The current case for Nuclear Disarmament
In recent years the case for disarmament has not only gained spotlight with the state of the Korean peninsula but also gained justification as the renewal of Britain’s nuclear ‘deterrent’ is set to cost the treasury a figure close to £205 billion pounds. With a pro-trident PM in power there is currently no realistic possibility of the government reversing renewal, which should be surprising considering the inconsistency trident has displayed in testing, so the only prospect of nuclear disarmament at the moment is how the Labour Leader Jeremy Corbyn positions the labour party should there be another election. Trident has also been shrouded by myths in recent years and become an effigy for the alt-right of this country that represents the reinvigorated ideology of Great Britain and the former empire leading people to prioritise the idea of trident being a statement of national pride rather than a rational deterrence tool; this is dangerous in the modern world especially considering Britain’s diminishing role on the world stage.
The geo-political climate at the moment is at its most turbulent and precarious it has been especially regarding the current president of the United States and the naive dictator of North Korea locking horns in a – to put it bluntly – childish way. If there was an advert for not having nuclear weapons it most certainly would be Trump’s America! Trump epitomises how America is consumed in its own self-importance, escalating conflict for the last 80 years showing no signs of demilitarisation today – with the Trump administration announcing the production of more lethal weapons of mass destruction as a so called deterrent to Russian aggression. Even Putin can’t justify committing genocide against 100,000s of people on the eastern front like Trump claims he will. Not only does this stir things up again in Eastern Europe but it also sends dangerous signals to North Korea at a time when relations are most unstable, even a nuclear deterrent can’t protect a country if a provocateur is of unhealthy mind; if they have the insanity to murder countless civilians – it is hard to imagine they have the compassion to care about their own citizens facing the same fate. So in a time when things are most tense with international relations, it wouldn’t be mad to suggest our best bet is to just stay out of it!
In Britain, Trident is faced by widespread opposition with irrational support. Our current Prime Minister; Theresa May, has expressed consistent support for our nuclear weapons programme infamously claiming she would kill 100,000s of men, women and children if the opportunity for nuclear retaliation ever came. Following on from the vote in the commons that, expressed a substantial majority in favour of renewing Trident, opposition to Trident has not and will not be quelled. The fact that the UN voted two thirds in favour of banning nuclear weapons is paramount in endorsing opposition to nuclear weapons renewal in England as it is now recognised as being illegal under the new treaty. Regrettably, Britain decided to abstain from the talks and the vote and instead remarked their commitment to the Nuclear Non-Proliferation Treaty (NPT), an outdated treaty that Britain and other countries that have committed to still struggle to abide by! All this overlooks the staggering cost that Trident will amass, stating an initial figure of £40 billion but having the potential to rise to over £200 billion. One of the most overlooked arguments against Trident is how the government can justify this when there is a current deficit and funding crisis in our public services especially the NHS that is fundamental to ensuring we live in a fair and tolerant society saving far more lives than a nuclear deterrent ever would.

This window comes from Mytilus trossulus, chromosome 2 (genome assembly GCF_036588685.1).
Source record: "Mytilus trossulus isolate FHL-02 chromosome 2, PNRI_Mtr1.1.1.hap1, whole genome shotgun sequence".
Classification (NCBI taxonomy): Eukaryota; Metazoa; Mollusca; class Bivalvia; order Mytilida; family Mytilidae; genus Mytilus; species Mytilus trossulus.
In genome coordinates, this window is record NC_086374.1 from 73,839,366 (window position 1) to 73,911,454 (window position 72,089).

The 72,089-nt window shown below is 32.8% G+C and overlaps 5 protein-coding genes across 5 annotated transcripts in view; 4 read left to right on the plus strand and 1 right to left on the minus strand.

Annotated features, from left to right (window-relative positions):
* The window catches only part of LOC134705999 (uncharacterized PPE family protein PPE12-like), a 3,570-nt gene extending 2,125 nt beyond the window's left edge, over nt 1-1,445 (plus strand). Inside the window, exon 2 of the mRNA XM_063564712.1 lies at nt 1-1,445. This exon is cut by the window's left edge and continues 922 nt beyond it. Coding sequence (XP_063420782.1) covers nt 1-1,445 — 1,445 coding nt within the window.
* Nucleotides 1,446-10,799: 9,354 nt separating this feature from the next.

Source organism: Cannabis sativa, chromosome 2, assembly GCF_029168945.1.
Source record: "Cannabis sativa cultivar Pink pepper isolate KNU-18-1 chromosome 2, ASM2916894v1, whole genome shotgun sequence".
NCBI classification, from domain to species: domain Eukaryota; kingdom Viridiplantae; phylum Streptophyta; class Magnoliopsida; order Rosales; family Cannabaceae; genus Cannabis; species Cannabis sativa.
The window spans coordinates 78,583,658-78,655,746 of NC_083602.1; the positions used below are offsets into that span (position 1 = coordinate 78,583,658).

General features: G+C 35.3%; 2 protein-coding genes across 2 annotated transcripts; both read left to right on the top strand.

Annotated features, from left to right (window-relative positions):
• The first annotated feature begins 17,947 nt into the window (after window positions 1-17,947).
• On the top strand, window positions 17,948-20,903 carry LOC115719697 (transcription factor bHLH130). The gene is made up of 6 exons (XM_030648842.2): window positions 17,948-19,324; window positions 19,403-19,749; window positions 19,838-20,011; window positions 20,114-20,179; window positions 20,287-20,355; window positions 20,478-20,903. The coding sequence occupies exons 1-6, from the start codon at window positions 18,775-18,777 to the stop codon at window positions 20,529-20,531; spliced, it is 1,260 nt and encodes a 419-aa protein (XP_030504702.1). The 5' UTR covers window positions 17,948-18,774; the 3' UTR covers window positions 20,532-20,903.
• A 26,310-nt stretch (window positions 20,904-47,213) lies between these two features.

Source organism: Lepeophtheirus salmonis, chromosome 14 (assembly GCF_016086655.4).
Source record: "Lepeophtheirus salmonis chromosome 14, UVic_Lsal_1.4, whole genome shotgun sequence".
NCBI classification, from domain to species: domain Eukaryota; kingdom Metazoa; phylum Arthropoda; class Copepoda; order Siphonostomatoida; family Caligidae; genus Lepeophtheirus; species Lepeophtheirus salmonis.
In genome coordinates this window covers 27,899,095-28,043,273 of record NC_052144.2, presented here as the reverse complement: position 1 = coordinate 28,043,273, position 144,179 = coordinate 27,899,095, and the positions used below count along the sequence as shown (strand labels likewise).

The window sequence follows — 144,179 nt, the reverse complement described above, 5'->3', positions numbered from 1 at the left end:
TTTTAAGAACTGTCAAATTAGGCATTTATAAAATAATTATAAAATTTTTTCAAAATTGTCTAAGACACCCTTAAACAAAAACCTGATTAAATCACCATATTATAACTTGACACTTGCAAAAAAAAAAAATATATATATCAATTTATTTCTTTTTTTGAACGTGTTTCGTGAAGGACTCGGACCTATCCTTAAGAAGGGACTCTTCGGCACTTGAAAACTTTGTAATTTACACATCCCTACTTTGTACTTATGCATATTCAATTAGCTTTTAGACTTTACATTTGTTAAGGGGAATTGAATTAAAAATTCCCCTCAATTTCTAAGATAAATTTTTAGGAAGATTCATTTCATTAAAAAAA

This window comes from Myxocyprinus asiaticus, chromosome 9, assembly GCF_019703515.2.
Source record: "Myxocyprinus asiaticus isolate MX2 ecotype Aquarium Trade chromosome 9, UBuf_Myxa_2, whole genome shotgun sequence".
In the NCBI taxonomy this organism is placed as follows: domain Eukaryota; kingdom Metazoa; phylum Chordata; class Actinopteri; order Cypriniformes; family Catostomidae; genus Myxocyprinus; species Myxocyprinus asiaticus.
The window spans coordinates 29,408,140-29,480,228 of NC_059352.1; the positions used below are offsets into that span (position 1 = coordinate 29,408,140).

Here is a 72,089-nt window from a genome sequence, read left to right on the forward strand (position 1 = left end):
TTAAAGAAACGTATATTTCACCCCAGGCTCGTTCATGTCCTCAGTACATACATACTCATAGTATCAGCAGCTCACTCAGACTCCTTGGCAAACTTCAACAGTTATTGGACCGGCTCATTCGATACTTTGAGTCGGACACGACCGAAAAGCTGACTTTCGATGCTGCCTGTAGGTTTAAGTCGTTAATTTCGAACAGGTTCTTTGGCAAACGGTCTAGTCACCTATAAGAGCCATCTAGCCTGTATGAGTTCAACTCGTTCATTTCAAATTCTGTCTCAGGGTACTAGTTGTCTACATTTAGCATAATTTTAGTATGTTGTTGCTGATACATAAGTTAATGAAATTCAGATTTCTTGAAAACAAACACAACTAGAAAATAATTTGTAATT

Now to conclude, it is understandable why there is distrust towards foreign nations when it comes to nuclear weapons and that unilateral disarmament would be a big risk to take when not done multilaterally; but when looked at rationally, Trident is deterring little more than an unjustified ‘threat’ from Russia or the instability of the Kim Jong regime that would surely end should he ever press the red button. Therefore it leads me to believe that support for Trident labels it as an effigy for consolidating the revived sense of patriotism we have seen in this country since the rise (and fall) of UKIP and the definitive Brexit vote. It is perceived as a statement to Britain’s former pride that when looked at in closer detail is driven by those of toxic ulterior motives that seek to divide out communities and create an incongruent, unequal society establishing a firm opinion of mine that renewal of our nuclear weapons should be avoided at all costs.
by Jack Theaker
YSCND Committee Member
**Please note, the views expressed in this piece are that of the individual, and not representative of CND as an organisation***
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